Same-sex marriage also could lead to happier, healthier and more financially successful couples, which benefits society, said Jonathan Rauch, author of “Gay Marriage: Why It is Good for Gays, Good for Straights and Good for America.”Rauch, a Phoenix native, is an organizer of the Marriage Opportunity Project.
“They are (each other’s) first line of support in a crisis,” he said. “And they are that much less likely to rely on public support.”
“The much larger impact of marriage equality and the one that society really needs to care about is the benefit of marriage itself,” said Rauch, a senior fellow at the Brookings Institution, a Washington, D.C.-based think tank.
Joseph Gesullo, chairman of the Greater Phoenix Gay and Lesbian Chamber of Commerce, said reluctance to legalize same-sex marriage might have a detrimental effect on Arizona’s economy.
“When you travel outside of Arizona and talk to people that live in other parts of the country and world, and they hear you are from Arizona, they think at times that we live in some kind of police state and we’re very discriminatory here,” he said. “But when you actually live here and see how close knit this community is, those things aren’t true.”
Rocco Menaguale, an artist/designer in downtown Phoenix, said some local residents in the architecture and interior-design industry have missed out on business opportunities because of perceptions that the state is not gay-friendly.
Menaguale said passing same-sex marriage sooner than later could help speed up Arizona’s economic recovery.
“The architecture, interior-design and even construction industries are just starting to bounce back from the recession,” he said. “Supporting marriage equality would start to attract more people to Arizona who want to live here, buy stuff here and come in for travel. It really would effect the whole creative community.”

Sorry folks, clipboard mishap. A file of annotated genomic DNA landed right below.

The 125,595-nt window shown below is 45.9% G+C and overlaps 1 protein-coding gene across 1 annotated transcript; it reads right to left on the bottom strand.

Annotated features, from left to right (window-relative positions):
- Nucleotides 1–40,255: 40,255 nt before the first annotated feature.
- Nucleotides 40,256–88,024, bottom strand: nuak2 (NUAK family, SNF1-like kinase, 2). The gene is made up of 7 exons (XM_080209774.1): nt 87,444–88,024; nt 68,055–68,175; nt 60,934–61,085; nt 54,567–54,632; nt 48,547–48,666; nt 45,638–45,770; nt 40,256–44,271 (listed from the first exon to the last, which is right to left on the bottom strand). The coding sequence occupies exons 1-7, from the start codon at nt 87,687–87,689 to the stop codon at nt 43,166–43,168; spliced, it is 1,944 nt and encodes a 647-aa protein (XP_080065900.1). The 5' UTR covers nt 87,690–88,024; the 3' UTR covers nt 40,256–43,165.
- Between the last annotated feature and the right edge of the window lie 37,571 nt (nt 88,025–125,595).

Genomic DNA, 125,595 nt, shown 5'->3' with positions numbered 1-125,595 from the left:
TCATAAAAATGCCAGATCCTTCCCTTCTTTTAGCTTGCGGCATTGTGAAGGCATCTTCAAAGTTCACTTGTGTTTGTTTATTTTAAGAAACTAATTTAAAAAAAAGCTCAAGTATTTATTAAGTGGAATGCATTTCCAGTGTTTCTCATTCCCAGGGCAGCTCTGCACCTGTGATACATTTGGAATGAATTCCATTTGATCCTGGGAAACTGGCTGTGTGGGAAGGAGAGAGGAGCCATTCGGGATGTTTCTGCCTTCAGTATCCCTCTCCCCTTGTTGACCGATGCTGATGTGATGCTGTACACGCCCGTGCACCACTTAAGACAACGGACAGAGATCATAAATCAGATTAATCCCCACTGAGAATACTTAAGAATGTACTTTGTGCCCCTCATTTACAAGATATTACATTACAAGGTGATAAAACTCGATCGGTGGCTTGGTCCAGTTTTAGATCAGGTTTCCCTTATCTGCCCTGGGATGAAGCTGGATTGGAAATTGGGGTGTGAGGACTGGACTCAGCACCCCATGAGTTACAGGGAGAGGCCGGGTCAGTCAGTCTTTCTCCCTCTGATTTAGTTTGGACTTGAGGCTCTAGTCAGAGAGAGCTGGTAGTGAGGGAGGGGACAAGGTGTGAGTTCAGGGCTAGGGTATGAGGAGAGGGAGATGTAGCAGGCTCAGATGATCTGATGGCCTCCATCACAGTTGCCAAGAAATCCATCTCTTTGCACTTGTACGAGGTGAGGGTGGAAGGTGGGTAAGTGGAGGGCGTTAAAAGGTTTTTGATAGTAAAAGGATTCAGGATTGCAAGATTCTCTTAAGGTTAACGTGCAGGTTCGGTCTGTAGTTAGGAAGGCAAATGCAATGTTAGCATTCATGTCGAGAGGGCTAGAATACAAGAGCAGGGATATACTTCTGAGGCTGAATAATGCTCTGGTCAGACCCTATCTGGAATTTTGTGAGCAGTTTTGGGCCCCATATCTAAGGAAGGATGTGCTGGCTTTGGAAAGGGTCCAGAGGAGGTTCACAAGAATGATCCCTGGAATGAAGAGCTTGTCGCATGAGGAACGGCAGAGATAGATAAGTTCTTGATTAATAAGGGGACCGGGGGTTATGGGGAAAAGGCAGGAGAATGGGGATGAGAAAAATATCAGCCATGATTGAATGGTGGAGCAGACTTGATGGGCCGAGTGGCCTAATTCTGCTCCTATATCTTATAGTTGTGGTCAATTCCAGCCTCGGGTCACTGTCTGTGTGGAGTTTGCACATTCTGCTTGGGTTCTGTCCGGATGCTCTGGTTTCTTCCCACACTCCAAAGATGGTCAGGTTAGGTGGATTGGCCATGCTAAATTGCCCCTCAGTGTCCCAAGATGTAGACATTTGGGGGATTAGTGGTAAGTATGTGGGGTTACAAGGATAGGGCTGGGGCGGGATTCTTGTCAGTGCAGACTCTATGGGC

By the numbers
The Williams Institute, a national think tank at the University of California at Los Angeles School of Law, released a study on the potential economic impact of legalizing same-sex marriage in Arizona.
• The report estimated same-sex marriage would bring $5.1 million in sales-tax revenue to Arizona.
• Average spending on weddings in Arizona in 2012 was $24,009, according to the Wedding Report.
• Because researchers believe gay couples are less likely to get financial support from family and friends than straight couples, the report assumes that same-sex couples will spend an average of $6,002 per wedding in Arizona.
• Researchers estimated same-sex couples would generate $47.5 million in direct wedding spending over the introductory three-year period.
• Spending on wedding ceremonies and other celebrations could bring nearly 520 jobs to Arizona, researchers said.
Economic impact after legalizing same-sex marriage
Legalization date: Nov. 18, 2003.
Economic impact: More than $111 million over 4½ years.
Legalization date: Aug. 4, 2010.
Economic impact: $63.8 million over three years.
Legalization date: Oct. 10, 2008.
Economic impact: $9.3 million over three years.
Legalization date: April 3, 2009.
Economic impact: More than $12 million in one year.
Legalization Date: April 7, 2009.
Economic impact: $30.6 million over three years.
Legalization date: June 3, 2009.
Economic impact: $500,000 annually.
District of Columbia
Legalization date: Dec.18, 2009.
Economic impact: $52.2 million over three years.
Legalization date: Nov. 6, 2012.
Economic impact: $88 million over three years.
Legalization date: Nov. 6, 2012.
Economic impact: $60 million over three years.